Precious Metals

Market Overview

As a major silver and gold mining company, we are exposed to the market dynamics common to the global precious metals industry. In addition, given that the majority of our people and operations are located in Mexico, country specific factors can affect our strategy and outlook. 

Our top line performance and that of our peers is driven by precious metals prices, which reflect traditional supply and demand dynamics that arise from the industry's production capacity in relation to consumption, which in turn is driven by market sentiment. However, market sentiment has become significantly less predictable in response to geopolitical and macroeconomic variables in recent years.

Silver

Demand for silver is primarily driven by fabrication (industrial applications, photography, jewellery and other applications) and investment, either directly through coins and bullion or via Exchange Traded Funds (ETFs). Mine output provides the majority of silver supply, while recycling and scrap amount for most of the remainder, with government sales a minor and unpredictable source. 

Gold

For gold, demand is largely driven by its status as a safe haven, with consumers and investors buying the metal to protect their savings and purchasing power and as a means to diversify away from the US dollar. In some markets gold has strong cultural allure, with China and India leading the demand for gold jewellery. Mine output accounts for the majority of the global gold supply, with the remainder coming from recycling

Precious Metals

Market Size and Position

In Silver, our peer group are other primary silver miners, although much of global silver production is derived as a by-product of gold, lead, zinc and copper mines.

We have long been the top global producer of silver, both by-product and primary, and we aim to maintain our leadership position amongst global producers.

AR16 Market Overview Peer Group Silver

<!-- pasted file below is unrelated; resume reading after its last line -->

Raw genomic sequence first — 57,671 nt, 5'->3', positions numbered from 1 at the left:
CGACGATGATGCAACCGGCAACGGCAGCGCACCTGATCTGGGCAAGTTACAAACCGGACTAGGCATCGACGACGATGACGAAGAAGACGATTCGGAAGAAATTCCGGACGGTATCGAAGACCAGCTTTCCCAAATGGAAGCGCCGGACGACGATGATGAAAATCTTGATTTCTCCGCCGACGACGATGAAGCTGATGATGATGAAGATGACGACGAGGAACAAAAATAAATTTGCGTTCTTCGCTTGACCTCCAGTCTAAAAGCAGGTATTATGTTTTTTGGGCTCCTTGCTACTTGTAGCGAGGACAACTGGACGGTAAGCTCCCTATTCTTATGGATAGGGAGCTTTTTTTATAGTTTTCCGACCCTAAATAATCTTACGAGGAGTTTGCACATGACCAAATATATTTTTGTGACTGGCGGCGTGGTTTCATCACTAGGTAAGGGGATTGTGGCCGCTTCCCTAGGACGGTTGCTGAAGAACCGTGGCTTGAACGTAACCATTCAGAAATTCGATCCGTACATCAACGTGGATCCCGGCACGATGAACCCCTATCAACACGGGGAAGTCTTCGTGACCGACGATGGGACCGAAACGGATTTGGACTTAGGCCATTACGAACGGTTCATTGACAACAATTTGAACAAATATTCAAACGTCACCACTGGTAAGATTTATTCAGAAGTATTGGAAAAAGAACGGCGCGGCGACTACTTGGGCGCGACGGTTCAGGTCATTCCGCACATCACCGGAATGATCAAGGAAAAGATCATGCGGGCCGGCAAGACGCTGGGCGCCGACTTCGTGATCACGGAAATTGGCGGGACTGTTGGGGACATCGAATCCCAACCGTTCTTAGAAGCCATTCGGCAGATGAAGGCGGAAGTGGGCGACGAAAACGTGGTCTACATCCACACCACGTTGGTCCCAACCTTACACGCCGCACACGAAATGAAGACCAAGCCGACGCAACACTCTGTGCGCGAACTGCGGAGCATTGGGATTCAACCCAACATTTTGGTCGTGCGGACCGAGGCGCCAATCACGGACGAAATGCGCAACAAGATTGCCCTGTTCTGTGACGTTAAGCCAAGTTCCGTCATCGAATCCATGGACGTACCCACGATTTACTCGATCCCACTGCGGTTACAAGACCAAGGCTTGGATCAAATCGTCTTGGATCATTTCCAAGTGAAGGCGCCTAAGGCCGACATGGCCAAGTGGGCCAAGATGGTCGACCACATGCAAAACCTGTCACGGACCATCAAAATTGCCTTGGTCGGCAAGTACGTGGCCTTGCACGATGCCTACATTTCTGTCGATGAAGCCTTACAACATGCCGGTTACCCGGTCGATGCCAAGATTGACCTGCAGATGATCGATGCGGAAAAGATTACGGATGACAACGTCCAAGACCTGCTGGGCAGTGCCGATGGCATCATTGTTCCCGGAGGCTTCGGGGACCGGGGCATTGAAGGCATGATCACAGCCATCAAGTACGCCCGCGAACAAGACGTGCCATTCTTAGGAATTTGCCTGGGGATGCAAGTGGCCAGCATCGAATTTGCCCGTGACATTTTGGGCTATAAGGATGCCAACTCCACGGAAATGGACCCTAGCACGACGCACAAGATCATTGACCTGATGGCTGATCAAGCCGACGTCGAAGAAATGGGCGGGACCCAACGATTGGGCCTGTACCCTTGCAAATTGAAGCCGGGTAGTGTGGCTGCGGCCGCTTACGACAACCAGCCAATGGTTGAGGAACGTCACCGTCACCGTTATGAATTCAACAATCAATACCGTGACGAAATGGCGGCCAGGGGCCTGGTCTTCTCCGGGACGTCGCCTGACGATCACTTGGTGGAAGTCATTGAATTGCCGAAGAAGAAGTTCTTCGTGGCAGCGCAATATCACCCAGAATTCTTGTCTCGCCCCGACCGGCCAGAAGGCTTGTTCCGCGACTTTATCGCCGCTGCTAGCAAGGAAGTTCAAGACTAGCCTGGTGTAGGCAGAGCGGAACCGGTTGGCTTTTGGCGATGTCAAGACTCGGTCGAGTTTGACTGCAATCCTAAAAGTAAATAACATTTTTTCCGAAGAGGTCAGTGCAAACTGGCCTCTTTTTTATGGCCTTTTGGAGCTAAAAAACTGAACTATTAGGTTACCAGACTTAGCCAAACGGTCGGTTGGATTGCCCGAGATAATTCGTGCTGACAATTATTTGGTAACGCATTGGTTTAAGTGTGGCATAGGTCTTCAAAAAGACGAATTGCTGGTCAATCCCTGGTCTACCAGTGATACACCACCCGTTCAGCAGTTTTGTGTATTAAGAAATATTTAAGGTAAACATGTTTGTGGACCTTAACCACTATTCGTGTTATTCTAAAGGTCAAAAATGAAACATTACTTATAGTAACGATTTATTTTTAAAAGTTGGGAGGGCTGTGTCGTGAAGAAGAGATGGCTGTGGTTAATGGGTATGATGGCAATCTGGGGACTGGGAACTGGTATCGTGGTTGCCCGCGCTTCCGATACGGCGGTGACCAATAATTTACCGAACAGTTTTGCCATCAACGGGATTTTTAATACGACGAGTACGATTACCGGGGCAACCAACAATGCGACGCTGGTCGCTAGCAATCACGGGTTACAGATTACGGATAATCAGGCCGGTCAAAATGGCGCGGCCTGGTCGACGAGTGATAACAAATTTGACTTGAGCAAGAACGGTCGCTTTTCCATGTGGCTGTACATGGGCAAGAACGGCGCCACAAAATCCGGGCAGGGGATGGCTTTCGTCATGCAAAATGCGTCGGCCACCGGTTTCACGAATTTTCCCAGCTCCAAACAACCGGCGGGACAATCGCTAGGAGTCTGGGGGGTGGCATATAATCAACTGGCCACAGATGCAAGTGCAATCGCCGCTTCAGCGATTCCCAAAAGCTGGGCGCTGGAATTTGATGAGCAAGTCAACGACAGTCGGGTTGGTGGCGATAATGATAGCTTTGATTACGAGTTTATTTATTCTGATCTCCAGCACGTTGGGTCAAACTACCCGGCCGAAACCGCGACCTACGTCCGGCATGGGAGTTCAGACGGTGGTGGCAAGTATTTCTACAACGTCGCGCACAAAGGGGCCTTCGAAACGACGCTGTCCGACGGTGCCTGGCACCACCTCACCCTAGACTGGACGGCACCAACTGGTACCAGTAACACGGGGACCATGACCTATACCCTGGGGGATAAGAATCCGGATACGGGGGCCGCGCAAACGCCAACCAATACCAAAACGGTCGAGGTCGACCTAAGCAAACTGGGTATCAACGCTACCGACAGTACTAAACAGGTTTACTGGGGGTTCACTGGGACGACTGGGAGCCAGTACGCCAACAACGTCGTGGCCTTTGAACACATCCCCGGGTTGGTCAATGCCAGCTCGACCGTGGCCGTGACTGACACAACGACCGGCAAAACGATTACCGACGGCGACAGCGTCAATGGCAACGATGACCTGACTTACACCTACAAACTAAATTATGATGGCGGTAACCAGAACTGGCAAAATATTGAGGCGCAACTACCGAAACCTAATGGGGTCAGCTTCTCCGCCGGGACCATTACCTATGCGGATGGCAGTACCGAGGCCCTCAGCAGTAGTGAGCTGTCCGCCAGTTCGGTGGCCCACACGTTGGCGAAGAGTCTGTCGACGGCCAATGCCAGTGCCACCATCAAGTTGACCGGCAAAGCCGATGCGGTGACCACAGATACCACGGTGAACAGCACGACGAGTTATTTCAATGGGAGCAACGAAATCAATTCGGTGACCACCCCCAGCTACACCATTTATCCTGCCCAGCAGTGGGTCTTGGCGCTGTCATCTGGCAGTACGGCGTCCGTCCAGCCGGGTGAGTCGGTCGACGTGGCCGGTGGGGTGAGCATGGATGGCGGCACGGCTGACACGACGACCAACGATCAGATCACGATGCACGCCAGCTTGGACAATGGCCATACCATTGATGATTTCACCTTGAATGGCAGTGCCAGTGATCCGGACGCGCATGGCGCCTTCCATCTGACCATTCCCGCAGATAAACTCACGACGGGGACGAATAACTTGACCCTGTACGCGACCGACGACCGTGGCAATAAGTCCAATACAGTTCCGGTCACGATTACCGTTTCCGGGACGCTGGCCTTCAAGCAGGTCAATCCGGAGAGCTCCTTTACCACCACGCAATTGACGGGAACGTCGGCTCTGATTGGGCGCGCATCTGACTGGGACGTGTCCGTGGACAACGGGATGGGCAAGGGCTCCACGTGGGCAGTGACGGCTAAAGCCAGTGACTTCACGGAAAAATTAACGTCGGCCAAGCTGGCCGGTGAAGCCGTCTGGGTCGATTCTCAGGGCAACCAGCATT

AR16 Market Overview Peer Group Gold

Benchmarking our performance in the industry


To assess our competitiveness within our peer groups, we look primarily at the following two factors, neither of which are materially influenced by market dynamics;

  1. Average cash cost per metal: We track all-in sustaining costs (AISC) in accordance with the guidelines issued by the World Gold Council, as a means to monitor current production costs and preparations for future production; however, we continue to use the traditional cash cost metric as we believe it is more representative of the production costs incurred during the period, eliminating distortions caused by non-recurring sustaining costs. We define cash cost as the total cash cost (cost of sales plus treatment and refining charges, less depreciation), less revenues from by-products, divided by ounces of silver or gold sold. Our strategic objective is to remain in the lowest quartile of the cost curves.

  2. Quality and quantity of our mineral assets: Cash costs provide a picture of a company’s current ability to extract its resources at a reasonable cost, but longterm competitiveness is dependent on the actual size of the resource base. A strong indicator of future production is the ability to convert measured, indicated and inferred resources into proven and probable reserves. We continuously invest in exploration across price cycles to expand and strengthen our asset base, using strict cost criteria to ensure that extraction will be economically viable even in low metal price environments. As a result, our total resources and reserves have grown at a fairly steady pace and we have a range of organic growth projects that extend across the prospecting, drilling and resource definition stages, ensuring that we can benefit from the next cyclical upswing.

Related Links

The Silver Institute »
World Gold Council »